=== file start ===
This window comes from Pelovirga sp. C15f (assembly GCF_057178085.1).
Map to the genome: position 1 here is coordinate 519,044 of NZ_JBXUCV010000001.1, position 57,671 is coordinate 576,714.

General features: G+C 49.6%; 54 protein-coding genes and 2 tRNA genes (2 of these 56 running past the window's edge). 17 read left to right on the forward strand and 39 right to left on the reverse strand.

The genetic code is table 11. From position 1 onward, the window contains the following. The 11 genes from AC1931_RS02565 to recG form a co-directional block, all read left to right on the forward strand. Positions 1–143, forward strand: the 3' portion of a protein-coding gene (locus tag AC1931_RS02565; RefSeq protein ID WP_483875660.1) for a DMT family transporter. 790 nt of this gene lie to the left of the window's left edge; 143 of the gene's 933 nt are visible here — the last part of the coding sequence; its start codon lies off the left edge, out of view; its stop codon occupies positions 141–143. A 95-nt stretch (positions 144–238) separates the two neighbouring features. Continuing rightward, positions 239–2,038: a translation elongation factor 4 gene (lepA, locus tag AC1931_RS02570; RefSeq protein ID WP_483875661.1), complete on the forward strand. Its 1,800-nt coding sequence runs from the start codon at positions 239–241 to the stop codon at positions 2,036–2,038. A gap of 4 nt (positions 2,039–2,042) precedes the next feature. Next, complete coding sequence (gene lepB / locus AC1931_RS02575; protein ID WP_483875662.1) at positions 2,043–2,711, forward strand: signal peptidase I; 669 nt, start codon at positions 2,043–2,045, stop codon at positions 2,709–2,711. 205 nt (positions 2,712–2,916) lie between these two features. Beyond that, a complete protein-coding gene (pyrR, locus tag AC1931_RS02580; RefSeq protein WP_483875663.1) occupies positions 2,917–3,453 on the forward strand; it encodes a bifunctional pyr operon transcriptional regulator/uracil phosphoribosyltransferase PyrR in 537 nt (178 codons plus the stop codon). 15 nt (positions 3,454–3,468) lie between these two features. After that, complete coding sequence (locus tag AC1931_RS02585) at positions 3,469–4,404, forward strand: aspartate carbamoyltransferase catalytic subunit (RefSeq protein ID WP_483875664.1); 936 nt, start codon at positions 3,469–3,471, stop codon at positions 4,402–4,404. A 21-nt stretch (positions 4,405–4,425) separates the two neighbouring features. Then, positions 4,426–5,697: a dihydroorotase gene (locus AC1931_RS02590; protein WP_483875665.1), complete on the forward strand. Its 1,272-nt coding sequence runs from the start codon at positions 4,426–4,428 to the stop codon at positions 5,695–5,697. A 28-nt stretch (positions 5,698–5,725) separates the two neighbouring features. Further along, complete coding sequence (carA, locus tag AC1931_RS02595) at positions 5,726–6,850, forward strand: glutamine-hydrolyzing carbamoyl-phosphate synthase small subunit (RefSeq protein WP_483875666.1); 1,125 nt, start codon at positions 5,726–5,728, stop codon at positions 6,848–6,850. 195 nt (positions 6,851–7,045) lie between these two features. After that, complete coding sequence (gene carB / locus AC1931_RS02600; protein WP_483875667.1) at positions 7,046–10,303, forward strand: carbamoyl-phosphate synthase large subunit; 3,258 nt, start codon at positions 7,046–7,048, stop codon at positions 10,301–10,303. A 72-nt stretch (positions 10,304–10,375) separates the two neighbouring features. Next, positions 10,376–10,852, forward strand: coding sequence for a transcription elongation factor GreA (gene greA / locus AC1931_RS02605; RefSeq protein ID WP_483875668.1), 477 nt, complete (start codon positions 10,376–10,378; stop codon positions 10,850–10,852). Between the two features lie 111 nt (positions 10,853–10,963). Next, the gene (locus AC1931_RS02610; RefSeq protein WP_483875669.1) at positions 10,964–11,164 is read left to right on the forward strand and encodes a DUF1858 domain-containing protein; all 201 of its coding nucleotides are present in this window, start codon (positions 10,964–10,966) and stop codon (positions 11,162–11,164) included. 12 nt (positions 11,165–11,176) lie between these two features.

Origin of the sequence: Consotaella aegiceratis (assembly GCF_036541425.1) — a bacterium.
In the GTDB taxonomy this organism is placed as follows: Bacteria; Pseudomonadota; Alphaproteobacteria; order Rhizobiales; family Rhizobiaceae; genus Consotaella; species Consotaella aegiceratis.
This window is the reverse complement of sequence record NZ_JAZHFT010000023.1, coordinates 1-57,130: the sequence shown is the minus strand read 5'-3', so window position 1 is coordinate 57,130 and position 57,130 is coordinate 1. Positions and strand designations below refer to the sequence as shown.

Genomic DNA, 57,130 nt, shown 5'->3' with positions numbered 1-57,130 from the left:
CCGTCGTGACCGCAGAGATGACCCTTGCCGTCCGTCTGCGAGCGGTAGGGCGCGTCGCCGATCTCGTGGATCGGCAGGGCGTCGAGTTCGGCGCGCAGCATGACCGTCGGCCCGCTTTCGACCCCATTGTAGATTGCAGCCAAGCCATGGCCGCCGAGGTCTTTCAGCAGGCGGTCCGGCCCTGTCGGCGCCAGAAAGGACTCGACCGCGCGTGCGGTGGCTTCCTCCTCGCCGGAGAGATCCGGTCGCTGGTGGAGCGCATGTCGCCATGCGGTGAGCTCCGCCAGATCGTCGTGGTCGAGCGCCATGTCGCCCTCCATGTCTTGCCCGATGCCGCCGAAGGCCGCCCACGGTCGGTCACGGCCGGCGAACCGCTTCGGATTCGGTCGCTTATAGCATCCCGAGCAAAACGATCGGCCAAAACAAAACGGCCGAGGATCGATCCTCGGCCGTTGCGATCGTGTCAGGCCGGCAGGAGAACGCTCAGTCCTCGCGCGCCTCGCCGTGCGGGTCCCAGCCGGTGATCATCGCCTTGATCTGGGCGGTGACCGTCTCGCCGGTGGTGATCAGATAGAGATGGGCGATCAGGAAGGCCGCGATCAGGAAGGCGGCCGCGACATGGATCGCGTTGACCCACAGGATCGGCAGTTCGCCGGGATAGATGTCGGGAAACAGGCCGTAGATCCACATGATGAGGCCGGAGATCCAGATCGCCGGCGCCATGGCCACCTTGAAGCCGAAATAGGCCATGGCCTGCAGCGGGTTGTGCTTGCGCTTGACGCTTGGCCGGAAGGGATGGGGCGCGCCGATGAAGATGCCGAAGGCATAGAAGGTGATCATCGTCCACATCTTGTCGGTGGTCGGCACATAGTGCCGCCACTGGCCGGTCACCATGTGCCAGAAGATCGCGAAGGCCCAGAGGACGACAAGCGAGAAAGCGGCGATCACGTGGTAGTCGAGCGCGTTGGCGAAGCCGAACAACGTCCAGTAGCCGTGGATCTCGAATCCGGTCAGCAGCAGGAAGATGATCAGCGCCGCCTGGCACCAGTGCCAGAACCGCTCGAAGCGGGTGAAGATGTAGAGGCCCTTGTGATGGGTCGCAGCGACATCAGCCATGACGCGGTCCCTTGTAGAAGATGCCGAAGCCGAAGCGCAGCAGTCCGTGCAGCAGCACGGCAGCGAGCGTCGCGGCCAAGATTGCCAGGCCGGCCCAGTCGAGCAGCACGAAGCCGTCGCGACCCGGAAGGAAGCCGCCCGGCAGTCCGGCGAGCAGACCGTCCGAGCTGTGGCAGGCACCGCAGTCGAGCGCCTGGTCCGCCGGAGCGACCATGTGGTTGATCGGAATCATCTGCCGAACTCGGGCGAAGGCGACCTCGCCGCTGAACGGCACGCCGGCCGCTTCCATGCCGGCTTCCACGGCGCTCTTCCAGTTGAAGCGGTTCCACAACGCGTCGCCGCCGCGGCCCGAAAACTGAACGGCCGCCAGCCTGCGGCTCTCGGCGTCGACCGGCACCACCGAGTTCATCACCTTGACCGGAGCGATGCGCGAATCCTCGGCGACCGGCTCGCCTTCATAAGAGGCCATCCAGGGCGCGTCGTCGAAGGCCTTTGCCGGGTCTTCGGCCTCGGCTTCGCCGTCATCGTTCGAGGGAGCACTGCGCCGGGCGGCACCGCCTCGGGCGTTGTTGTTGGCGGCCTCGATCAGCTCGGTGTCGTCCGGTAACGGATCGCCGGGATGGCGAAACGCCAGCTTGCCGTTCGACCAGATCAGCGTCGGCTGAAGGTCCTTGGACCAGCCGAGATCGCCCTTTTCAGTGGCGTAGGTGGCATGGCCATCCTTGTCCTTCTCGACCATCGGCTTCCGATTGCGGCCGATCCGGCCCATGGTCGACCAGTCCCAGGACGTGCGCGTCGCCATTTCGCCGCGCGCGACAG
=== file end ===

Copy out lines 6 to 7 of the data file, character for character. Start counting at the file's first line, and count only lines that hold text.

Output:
In the GTDB taxonomy this organism is placed as follows: Bacteria; Pseudomonadota; Alphaproteobacteria; order Rhizobiales; family Rhizobiaceae; genus Consotaella; species Consotaella aegiceratis.
This window is the reverse complement of sequence record NZ_JAZHFT010000023.1, coordinates 1-57,130: the sequence shown is the minus strand read 5'-3', so window position 1 is coordinate 57,130 and position 57,130 is coordinate 1. Positions and strand designations below refer to the sequence as shown.